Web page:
If the purpose of a review to you as a reader is to know whether or not to watch a film then let me get this out of the way: if you haven’t watched Baahubali 2, stop reading this and go watch the movie. Yes it’s that good.

A sequel to a popular film is always difficult to create. Especially with a cult film like Baahubali, one would think a director would be weighed down by expectations. However SS Rajamouli has taken the loyal following the first film had and used it to liberate himself from commercial ‘formulas’ to create a truly spectacular film.

The film, surpasses its predecessor and is truly Rajamouli’s magnum opus. You can see the blood, sweat and tears put in by the cast and crew to make a film like no other.

Baahubali 2, more of a prequel than a sequel, doesn’t complicate the film with a ton of new characters and unnecessary complexities, instead it builds on the existing characters and allows you to buy into the world they have created. The movie starts off with the love story between the prince Amarendra Baahubali (Prabhas) and princess Devasena (Anushka Shetty). As opposed to the formulaic stalker love of the first film, Baahubali 2 tells a story of equals.

Devasena is the strong female character that mainstream Telugu cinema has been waiting for. In the time that it took for me to write this review, I have seen several ‘What you can learn from Devasena’ listicles and articles popping up all over the interweb and it is heartwarming to see this (More importantly I hope people also understand the ‘what can you learn from Baahubali’ part). Instead of portraying love in the stalk-force-rescue format of the first film, Rajamouli has delivered an inspiring independent female character. Isn’t that the right way to go when you have access to such a large audience? Other filmmakers please take note.

With no close-ups of her body or an item number, Devasena is a strong warrior princess who is brave, skilled and beautiful. Anushka is regal and her chemistry with Prabhas is amazing. Both characters move together like two threads being woven together, whether in romance or in a fight. Their seamless choreography adds to the viewing pleasure.

Without revealing much I shall just say that the story has it’s share of twists and turns leading to the death of Amarendra Baahubali. As to why Kattappa (Sathyaraj) killed Baahubali, after all those speculations I’m happy that they decided to give us what seemed like the most obvious reason why this would happen. At the same time it is also incorporated in such a way that it is difficult for anyone to give it away without explaining a sizable part of the story. The plot advances into the future when the son Mahendra Baahubali decides to avenge his father and take back his throne.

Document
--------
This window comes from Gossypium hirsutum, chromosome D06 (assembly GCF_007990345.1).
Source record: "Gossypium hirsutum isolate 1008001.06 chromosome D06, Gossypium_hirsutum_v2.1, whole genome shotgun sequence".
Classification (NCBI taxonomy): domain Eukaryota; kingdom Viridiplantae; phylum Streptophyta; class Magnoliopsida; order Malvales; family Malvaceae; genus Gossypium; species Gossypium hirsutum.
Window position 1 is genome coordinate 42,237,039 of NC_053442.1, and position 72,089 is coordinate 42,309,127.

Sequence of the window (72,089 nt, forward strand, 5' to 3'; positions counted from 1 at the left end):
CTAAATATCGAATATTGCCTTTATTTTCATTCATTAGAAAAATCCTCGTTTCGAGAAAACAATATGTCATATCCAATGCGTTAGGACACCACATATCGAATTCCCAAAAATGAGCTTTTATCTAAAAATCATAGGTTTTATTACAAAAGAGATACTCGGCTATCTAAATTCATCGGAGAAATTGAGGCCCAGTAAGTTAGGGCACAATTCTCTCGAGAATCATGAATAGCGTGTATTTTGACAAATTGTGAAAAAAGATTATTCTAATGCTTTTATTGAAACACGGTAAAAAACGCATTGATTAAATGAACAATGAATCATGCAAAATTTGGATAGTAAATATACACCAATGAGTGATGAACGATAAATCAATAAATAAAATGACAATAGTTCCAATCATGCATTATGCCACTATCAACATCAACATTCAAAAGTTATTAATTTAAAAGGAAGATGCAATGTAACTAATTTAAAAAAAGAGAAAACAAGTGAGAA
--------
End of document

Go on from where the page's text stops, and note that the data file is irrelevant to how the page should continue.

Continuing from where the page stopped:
Rana Daggubati as Bhallala Deva, flaunts his sculpted body in the fight sequences but also manages a strong performance as the antagonist. He portrays BhallalaDeva’s seething anger to perfection. Ramya Krishna continues her amazing performance as the complex and conflicted queen regent Sivagami. Her powerful screen presence reminds us that this is also the story of the rise and fall of Sivagami.

However no one is able to take the film away from Prabhas who in his portrayal of the titular character, delivers his most sincere performance. Amarendra, the beloved prince of his people is powerful, skilled and just, upholding the law above his love for his family. Prabhas has clearly invested a lot of time getting into character and he shines as Amarendra. In fact, oddly enough, when he comes on screen as Mahendra, it actually feels like a different person. In a film like this where so much is happening, to pull off something so nuanced is commendable.

The VFX in this film (though perhaps a bit much) are better than the first film. While they aren’t on par with Hollywood they are definitely a step in the right direction for Indian cinema. The sets, the gorgeous costumes (and jewellery), just the scale of the entire film is unprecedented. It’s a mammoth effort that deserves praise. I hope Baahubali manages to revive the fantasy and mythology genre in Indian cinema. However despite the VFX heavy fight sequences, Baahubali is at the end of the day, a drama and this makes it a much more memorable film than one with just an hour long war sequence.

There is a scene where Devasena is about to step onto a boat and the plank breaks. Amarendra, only a few days away from his coronation as king of the entire land, without hesitation, jumps into the water and holds his arms up to form a bridge and she walks on him with confidence and love. The movie has many scenes like this which create a bigger impact than the superhuman fights. In today’s cinema, when the script and acting are on par with technology, that’s when a film goes from popular to legendary.